How a therapy dog helps special ed students during COVID-19

A previous Districts of Distinction honoree has expanded a successful therapy dog program—and includes the K-9 on video-conferencing calls with students
By: | April 10, 2020
A school therapy dog named Hudson is providing social-emotional support for students with autism as well as students with special needs.A therapy dog named Hudson provides social-emotional support for students with special needs at Henry Hudson Regional School in New Jersey.

Hudson, a school therapy dog, poses in a video with an inspiring message for the community and special ed students.

Despite school closures, a Henry Hudson Regional School therapy dog named Hudson is still providing social-emotional support for students with special needs via a video-conferencing platform.

Hudson’s caregiver, who is a behavior and special ed teacher, includes Hudson on Google Hangouts with her autistic students twice per week. “These students are able to talk to him, and he makes them feel better during these difficult times,” says Principal and Curriculum Director Lenore M. Kingsmore of Henry Hudson, which was honored in Districts of Distinction years ago for its therapy dog program.

The school also recently shared a video on social media (see below) of the school therapy dog, faculty and student council members holding positive messages to uplift everyone’s spirits during the coronavirus pandemic. “Hudson is holding this ball in his mouth with a message saying that he misses them,” says Kingsmore.

Helping more than just students with autism

When DA first honored Henry Hudson’s school therapy dog program, Hudson only helped students with autism, Asperger’s syndrome and other behavior needs feel more comfortable with expressing their emotions, but his role has since then expanded.

Related: Best (practices) in show: Therapy dogs in schools

Related: Start a therapy dog program in your school

Related: Three districts use specially trained dogs to increase student safety

“He still attends my multidisabled autistic classroom of middle schoolers every day, but he’s being utilized far more by students not on the spectrum who have an anxiety disorder,” says Kingsmore. The school also created a rotating schedule where students can work with Hudson individually. “Kids can go in there even if they just want to roll on the floor with him,” she says.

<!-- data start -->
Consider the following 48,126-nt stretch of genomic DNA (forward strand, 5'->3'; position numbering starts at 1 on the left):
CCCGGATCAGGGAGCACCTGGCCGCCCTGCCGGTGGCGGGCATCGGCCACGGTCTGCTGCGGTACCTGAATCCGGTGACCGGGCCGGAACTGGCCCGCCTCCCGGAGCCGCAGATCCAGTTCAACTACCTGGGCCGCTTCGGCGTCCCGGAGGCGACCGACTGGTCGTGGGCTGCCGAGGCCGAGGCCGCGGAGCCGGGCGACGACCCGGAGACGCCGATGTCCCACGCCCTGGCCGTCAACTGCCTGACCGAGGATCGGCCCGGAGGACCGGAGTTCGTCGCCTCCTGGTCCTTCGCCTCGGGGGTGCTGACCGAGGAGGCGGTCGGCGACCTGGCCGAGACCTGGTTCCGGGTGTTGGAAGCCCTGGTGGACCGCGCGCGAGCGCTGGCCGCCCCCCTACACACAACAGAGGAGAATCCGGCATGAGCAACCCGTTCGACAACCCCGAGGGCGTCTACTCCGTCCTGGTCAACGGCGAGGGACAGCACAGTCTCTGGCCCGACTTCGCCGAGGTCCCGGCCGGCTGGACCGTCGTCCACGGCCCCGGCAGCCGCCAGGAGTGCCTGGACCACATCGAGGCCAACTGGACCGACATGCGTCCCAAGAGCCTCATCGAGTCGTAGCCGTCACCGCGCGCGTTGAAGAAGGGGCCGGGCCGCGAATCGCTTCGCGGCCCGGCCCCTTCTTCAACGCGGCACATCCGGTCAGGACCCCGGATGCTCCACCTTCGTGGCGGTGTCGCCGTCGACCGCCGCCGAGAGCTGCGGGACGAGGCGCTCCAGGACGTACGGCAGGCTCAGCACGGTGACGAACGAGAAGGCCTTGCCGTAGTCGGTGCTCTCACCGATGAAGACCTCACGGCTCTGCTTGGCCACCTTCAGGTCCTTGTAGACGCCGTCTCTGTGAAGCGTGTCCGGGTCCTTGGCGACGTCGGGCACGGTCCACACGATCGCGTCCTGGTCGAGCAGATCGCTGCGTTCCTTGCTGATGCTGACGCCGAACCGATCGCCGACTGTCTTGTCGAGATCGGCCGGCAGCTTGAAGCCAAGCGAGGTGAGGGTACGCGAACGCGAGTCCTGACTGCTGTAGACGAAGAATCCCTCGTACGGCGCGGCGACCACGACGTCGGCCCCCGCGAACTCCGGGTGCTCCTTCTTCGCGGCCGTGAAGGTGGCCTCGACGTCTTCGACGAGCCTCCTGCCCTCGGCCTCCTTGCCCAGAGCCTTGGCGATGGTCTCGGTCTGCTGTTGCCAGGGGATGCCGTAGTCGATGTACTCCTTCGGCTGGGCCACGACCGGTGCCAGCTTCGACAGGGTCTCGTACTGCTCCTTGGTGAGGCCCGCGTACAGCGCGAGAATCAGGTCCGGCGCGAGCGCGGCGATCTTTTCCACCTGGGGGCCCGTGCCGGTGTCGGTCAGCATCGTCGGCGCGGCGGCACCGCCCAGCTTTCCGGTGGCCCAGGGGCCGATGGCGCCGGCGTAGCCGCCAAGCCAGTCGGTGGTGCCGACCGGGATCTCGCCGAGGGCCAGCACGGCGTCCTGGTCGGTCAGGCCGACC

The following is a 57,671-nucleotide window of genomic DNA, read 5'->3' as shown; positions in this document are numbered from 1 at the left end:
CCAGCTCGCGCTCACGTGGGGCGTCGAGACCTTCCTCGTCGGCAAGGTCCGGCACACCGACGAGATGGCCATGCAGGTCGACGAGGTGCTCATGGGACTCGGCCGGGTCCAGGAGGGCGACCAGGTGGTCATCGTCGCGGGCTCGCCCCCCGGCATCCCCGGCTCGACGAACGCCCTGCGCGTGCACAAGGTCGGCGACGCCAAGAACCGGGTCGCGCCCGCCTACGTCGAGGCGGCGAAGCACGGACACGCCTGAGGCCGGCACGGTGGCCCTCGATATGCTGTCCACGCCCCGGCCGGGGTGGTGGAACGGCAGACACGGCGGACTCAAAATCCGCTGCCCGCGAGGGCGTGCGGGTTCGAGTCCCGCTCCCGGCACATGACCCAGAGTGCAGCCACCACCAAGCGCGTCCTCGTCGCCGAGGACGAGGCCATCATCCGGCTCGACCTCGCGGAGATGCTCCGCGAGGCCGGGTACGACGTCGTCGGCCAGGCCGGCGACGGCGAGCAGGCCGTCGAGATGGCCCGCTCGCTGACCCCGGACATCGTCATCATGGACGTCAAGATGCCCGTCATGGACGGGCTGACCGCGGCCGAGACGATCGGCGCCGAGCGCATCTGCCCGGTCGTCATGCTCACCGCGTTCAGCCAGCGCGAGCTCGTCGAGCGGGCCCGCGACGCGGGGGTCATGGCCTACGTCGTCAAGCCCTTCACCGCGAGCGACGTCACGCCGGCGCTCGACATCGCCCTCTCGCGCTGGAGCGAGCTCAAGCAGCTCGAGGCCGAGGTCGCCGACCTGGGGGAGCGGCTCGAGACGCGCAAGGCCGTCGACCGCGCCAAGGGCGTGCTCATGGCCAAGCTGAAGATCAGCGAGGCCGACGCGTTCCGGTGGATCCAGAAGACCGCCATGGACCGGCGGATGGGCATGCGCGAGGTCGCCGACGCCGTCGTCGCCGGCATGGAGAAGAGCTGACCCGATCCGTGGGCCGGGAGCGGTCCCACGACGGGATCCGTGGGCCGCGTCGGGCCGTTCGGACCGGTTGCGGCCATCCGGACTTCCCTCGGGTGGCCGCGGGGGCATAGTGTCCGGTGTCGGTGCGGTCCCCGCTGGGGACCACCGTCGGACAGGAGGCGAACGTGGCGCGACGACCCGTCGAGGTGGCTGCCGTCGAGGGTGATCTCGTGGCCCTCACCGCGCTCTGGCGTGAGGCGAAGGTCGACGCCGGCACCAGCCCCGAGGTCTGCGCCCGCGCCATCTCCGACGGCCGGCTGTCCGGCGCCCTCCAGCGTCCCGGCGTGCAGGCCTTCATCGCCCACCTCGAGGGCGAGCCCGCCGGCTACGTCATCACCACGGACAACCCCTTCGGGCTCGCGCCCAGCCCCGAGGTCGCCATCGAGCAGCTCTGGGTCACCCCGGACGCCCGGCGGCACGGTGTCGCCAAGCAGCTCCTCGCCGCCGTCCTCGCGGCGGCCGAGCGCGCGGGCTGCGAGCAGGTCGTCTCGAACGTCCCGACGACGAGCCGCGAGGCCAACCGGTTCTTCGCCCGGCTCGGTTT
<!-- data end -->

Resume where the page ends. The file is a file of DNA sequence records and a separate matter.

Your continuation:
Mainstreaming students with special needs into general population

With Hudson’s help, a special ed student who was in eighth grade when Hudson first came to the school mainstreamed into the general population by junior year and now attends a local community college. “He’s our biggest success story,” says Kingsmore of the student. “He couldn’t sit still and would always hide under his desk whenever he heard loud noises. But our school dog therapy program has helped build his social confidence and handle social-emotional stress.” Many other special ed students have joined the general population.

Currently, a seventh grader who struggles with his emotions is learning to talk to others by caring for Hudson. “This student brushes him, feeds him, walks him, and talks with him,” says Kingsmore. “Our school therapy dog program is part of an initiative of promoting character that we have been pushing in the last two years. It’s about treating everyone and animals ith kindness.”

For more coronavirus coverage, click here.

To learn more about Districts of Distinction, click here.